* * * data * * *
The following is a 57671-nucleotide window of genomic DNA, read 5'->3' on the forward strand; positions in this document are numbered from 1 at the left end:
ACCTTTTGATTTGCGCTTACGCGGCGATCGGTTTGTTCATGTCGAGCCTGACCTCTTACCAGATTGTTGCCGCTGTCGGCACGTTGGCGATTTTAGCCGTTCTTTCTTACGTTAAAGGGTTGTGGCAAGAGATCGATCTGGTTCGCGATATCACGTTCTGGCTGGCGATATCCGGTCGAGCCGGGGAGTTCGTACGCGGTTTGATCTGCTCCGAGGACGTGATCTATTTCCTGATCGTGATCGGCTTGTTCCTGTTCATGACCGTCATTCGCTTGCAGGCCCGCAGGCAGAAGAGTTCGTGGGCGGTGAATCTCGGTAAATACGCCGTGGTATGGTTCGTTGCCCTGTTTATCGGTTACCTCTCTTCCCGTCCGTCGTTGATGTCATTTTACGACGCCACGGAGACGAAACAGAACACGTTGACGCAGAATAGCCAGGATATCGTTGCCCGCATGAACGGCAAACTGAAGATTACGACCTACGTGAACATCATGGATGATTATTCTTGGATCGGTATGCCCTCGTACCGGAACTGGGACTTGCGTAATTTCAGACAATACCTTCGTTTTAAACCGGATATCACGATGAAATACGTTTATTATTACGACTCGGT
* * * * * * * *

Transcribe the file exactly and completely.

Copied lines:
The following is a 57671-nucleotide window of genomic DNA, read 5'->3' on the forward strand; positions in this document are numbered from 1 at the left end:
ACCTTTTGATTTGCGCTTACGCGGCGATCGGTTTGTTCATGTCGAGCCTGACCTCTTACCAGATTGTTGCCGCTGTCGGCACGTTGGCGATTTTAGCCGTTCTTTCTTACGTTAAAGGGTTGTGGCAAGAGATCGATCTGGTTCGCGATATCACGTTCTGGCTGGCGATATCCGGTCGAGCCGGGGAGTTCGTACGCGGTTTGATCTGCTCCGAGGACGTGATCTATTTCCTGATCGTGATCGGCTTGTTCCTGTTCATGACCGTCATTCGCTTGCAGGCCCGCAGGCAGAAGAGTTCGTGGGCGGTGAATCTCGGTAAATACGCCGTGGTATGGTTCGTTGCCCTGTTTATCGGTTACCTCTCTTCCCGTCCGTCGTTGATGTCATTTTACGACGCCACGGAGACGAAACAGAACACGTTGACGCAGAATAGCCAGGATATCGTTGCCCGCATGAACGGCAAACTGAAGATTACGACCTACGTGAACATCATGGATGATTATTCTTGGATCGGTATGCCCTCGTACCGGAACTGGGACTTGCGTAATTTCAGACAATACCTTCGTTTTAAACCGGATATCACGATGAAATACGTTTATTATTACGACTCGGT